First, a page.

I’m pretty sure that you have a friend who has a friend that managed to drive a Volkswagen equipped with a DSG transmission. And all he told you was that the gearbox is very good.
Exactly 15 years ago, Volkswagen introduced the first dual clutch gearbox (DSG) for large-scale production. Automatic transmission for the modern age. More economical and sporty than any automatic gearbox before, the DSG changed the way gears are shifted, particularly in the compact class, and thus driving itself.
Gears were almost always shifted manually before the DSG came along in 2003 and shifted gears faster than any driver could manage manually. To date, more than 26 million drivers of a Volkswagen and the Group models have opted for a dual clutch gearbox.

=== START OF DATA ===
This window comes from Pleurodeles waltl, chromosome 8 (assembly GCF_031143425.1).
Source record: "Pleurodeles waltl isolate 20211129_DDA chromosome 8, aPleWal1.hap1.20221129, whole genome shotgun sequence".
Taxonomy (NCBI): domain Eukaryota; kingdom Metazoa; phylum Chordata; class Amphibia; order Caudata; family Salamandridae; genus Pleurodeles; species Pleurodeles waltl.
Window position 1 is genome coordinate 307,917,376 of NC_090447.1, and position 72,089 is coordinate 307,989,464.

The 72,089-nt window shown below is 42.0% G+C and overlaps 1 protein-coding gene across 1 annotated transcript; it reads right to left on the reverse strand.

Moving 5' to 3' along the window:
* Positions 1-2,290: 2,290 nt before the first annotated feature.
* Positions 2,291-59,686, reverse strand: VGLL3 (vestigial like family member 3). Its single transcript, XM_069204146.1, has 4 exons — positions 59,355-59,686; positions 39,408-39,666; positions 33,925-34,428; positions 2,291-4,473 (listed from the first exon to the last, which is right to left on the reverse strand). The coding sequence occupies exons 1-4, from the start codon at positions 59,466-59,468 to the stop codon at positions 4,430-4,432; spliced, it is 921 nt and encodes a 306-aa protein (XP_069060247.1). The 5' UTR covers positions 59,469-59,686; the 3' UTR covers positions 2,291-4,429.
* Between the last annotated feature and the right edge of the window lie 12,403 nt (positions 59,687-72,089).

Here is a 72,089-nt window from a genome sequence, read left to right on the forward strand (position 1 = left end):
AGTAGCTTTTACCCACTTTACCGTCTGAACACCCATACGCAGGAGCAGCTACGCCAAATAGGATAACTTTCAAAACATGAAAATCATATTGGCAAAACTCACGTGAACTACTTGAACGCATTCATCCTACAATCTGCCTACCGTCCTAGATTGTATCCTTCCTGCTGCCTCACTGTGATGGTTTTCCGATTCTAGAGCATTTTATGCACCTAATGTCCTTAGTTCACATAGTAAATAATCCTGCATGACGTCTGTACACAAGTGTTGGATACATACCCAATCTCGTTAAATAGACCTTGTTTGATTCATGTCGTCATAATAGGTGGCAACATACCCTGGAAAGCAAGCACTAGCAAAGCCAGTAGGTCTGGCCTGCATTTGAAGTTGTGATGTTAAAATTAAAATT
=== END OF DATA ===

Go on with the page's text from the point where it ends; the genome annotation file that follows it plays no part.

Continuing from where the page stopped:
Depending on the model, engine and type of drive, today Volkswagen offers various 6-speed and 7-speed DSGs. They are currently designed for torques up to 250 Nm (type “DQ200-7”), 400 Nm (”DQ260-6” and “DQ400-6”), 420 Nm (”DQ381-7”) and 550 Nm (”DQ500-7”). In addition, there is a 6-speed hybrid DSG (“DQ400E-6”, up to 400 Nm) as a module with integrated electric motor for plug-in hybrid models such as the Golf GTE1) and Passat GTE2).